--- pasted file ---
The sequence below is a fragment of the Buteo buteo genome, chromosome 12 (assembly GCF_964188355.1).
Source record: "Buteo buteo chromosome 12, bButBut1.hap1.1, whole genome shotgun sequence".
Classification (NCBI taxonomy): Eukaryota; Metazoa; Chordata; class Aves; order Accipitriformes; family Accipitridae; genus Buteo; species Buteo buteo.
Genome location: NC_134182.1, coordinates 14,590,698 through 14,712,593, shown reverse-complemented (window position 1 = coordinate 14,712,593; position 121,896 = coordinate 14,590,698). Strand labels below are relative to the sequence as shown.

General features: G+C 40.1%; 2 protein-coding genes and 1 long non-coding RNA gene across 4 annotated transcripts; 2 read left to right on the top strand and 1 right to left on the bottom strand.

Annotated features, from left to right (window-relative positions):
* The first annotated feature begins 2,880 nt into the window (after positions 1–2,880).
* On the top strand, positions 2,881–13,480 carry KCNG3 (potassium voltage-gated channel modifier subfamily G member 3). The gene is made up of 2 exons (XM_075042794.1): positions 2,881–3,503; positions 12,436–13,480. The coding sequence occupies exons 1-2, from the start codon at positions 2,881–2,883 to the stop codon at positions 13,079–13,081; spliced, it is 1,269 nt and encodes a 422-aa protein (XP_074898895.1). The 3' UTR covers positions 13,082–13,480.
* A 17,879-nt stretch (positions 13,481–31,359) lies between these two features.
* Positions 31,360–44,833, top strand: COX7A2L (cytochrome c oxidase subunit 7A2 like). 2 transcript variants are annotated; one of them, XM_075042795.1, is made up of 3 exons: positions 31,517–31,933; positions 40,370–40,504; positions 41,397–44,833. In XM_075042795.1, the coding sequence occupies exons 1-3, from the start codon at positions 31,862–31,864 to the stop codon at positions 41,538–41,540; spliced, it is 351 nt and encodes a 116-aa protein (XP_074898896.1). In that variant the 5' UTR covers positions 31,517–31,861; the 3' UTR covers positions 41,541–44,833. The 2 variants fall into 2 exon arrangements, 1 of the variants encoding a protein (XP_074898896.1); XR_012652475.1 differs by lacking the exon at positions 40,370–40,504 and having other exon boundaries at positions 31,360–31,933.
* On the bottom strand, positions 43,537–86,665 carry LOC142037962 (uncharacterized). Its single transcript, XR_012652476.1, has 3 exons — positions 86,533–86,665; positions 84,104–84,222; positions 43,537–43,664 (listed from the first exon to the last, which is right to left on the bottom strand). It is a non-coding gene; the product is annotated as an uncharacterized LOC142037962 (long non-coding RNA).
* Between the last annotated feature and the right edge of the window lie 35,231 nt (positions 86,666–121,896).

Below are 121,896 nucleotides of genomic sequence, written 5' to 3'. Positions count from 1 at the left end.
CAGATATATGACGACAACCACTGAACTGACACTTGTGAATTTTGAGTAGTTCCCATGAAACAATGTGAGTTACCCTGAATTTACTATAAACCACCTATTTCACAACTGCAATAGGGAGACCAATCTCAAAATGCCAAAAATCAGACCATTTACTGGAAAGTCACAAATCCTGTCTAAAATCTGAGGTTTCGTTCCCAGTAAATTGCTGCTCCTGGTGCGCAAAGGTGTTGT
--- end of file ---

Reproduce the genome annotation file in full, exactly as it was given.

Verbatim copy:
The sequence below is a fragment of the Buteo buteo genome, chromosome 12 (assembly GCF_964188355.1).
Source record: "Buteo buteo chromosome 12, bButBut1.hap1.1, whole genome shotgun sequence".
Classification (NCBI taxonomy): Eukaryota; Metazoa; Chordata; class Aves; order Accipitriformes; family Accipitridae; genus Buteo; species Buteo buteo.
Genome location: NC_134182.1, coordinates 14,590,698 through 14,712,593, shown reverse-complemented (window position 1 = coordinate 14,712,593; position 121,896 = coordinate 14,590,698). Strand labels below are relative to the sequence as shown.

General features: G+C 40.1%; 2 protein-coding genes and 1 long non-coding RNA gene across 4 annotated transcripts; 2 read left to right on the top strand and 1 right to left on the bottom strand.

Annotated features, from left to right (window-relative positions):
* The first annotated feature begins 2,880 nt into the window (after positions 1–2,880).
* On the top strand, positions 2,881–13,480 carry KCNG3 (potassium voltage-gated channel modifier subfamily G member 3). The gene is made up of 2 exons (XM_075042794.1): positions 2,881–3,503; positions 12,436–13,480. The coding sequence occupies exons 1-2, from the start codon at positions 2,881–2,883 to the stop codon at positions 13,079–13,081; spliced, it is 1,269 nt and encodes a 422-aa protein (XP_074898895.1). The 3' UTR covers positions 13,082–13,480.
* A 17,879-nt stretch (positions 13,481–31,359) lies between these two features.
* Positions 31,360–44,833, top strand: COX7A2L (cytochrome c oxidase subunit 7A2 like). 2 transcript variants are annotated; one of them, XM_075042795.1, is made up of 3 exons: positions 31,517–31,933; positions 40,370–40,504; positions 41,397–44,833. In XM_075042795.1, the coding sequence occupies exons 1-3, from the start codon at positions 31,862–31,864 to the stop codon at positions 41,538–41,540; spliced, it is 351 nt and encodes a 116-aa protein (XP_074898896.1). In that variant the 5' UTR covers positions 31,517–31,861; the 3' UTR covers positions 41,541–44,833. The 2 variants fall into 2 exon arrangements, 1 of the variants encoding a protein (XP_074898896.1); XR_012652475.1 differs by lacking the exon at positions 40,370–40,504 and having other exon boundaries at positions 31,360–31,933.
* On the bottom strand, positions 43,537–86,665 carry LOC142037962 (uncharacterized). Its single transcript, XR_012652476.1, has 3 exons — positions 86,533–86,665; positions 84,104–84,222; positions 43,537–43,664 (listed from the first exon to the last, which is right to left on the bottom strand). It is a non-coding gene; the product is annotated as an uncharacterized LOC142037962 (long non-coding RNA).
* Between the last annotated feature and the right edge of the window lie 35,231 nt (positions 86,666–121,896).

Below are 121,896 nucleotides of genomic sequence, written 5' to 3'. Positions count from 1 at the left end.
CAGATATATGACGACAACCACTGAACTGACACTTGTGAATTTTGAGTAGTTCCCATGAAACAATGTGAGTTACCCTGAATTTACTATAAACCACCTATTTCACAACTGCAATAGGGAGACCAATCTCAAAATGCCAAAAATCAGACCATTTACTGGAAAGTCACAAATCCTGTCTAAAATCTGAGGTTTCGTTCCCAGTAAATTGCTGCTCCTGGTGCGCAAAGGTGTTGT